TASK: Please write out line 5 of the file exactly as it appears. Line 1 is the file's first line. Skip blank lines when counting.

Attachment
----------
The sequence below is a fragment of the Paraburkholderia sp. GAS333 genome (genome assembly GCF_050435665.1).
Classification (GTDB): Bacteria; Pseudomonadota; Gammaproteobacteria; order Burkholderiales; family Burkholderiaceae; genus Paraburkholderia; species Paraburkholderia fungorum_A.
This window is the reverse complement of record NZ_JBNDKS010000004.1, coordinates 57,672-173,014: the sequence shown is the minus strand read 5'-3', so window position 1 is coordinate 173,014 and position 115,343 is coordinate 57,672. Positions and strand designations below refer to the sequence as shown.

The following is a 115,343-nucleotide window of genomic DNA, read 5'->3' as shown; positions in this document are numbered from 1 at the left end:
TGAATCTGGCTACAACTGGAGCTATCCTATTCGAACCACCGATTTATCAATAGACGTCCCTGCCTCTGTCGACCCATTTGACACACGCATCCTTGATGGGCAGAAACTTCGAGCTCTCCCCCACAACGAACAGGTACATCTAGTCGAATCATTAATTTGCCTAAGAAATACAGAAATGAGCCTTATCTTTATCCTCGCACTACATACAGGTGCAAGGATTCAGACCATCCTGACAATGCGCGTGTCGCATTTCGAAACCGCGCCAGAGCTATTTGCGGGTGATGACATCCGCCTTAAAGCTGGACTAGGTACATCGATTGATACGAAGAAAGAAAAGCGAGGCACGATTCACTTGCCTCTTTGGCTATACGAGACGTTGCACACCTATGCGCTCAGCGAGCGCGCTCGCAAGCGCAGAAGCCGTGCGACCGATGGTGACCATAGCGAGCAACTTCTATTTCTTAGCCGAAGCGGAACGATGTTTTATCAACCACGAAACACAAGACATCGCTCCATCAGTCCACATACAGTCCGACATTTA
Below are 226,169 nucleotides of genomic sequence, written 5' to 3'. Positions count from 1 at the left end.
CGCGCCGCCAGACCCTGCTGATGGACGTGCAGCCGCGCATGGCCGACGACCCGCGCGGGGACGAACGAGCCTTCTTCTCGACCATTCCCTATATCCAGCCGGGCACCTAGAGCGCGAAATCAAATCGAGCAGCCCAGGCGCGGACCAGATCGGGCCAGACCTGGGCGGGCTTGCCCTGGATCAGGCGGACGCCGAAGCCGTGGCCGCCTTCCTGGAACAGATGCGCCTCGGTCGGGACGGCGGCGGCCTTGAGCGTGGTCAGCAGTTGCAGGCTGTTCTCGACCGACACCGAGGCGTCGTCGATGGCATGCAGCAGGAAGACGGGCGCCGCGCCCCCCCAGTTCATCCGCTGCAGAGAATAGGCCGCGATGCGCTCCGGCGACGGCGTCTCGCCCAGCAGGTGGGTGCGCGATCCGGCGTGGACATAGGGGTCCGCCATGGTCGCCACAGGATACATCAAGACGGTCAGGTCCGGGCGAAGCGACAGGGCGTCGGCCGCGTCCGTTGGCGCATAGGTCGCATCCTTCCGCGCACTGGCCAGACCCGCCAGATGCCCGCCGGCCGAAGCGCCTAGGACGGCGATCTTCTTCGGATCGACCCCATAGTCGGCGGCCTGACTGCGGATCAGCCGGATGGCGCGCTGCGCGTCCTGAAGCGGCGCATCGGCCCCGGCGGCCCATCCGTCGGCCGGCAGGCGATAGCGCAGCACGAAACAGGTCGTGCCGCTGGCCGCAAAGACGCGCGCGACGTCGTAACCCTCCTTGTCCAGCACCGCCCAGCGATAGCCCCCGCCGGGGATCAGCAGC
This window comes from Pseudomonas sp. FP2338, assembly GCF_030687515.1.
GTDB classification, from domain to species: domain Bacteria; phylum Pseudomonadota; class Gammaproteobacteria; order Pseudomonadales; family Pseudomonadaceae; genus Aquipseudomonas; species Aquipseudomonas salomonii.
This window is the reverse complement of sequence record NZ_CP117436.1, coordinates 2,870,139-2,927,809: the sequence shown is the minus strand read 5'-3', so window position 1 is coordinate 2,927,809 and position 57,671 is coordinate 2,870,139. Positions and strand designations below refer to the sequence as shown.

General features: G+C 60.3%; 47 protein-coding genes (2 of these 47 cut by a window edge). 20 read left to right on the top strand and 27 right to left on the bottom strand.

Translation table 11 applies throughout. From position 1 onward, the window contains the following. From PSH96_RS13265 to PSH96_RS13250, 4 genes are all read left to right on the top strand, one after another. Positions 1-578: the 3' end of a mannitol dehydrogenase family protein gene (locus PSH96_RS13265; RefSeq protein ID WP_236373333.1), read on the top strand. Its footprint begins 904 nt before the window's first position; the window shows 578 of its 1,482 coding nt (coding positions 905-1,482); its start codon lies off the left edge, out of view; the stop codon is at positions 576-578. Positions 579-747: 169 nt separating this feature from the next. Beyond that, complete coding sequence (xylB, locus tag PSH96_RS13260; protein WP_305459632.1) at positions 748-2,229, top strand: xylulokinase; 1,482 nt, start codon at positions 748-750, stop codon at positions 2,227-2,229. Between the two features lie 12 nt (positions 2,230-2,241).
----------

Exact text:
TGAATCTGGCTACAACTGGAGCTATCCTATTCGAACCACCGATTTATCAATAGACGTCCCTGCCTCTGTCGACCCATTTGACACACGCATCCTTGATGGGCAGAAACTTCGAGCTCTCCCCCACAACGAACAGGTACATCTAGTCGAATCATTAATTTGCCTAAGAAATACAGAAATGAGCCTTATCTTTATCCTCGCACTACATACAGGTGCAAGGATTCAGACCATCCTGACAATGCGCGTGTCGCATTTCGAAACCGCGCCAGAGCTATTTGCGGGTGATGACATCCGCCTTAAAGCTGGACTAGGTACATCGATTGATACGAAGAAAGAAAAGCGAGGCACGATTCACTTGCCTCTTTGGCTATACGAGACGTTGCACACCTATGCGCTCAGCGAGCGCGCTCGCAAGCGCAGAAGCCGTGCGACCGATGGTGACCATAGCGAGCAACTTCTATTTCTTAGCCGAAGCGGAACGATGTTTTATCAACCACGAAACACAAGACATCGCTCCATCAGTCCACATACAGTCCGACATTTA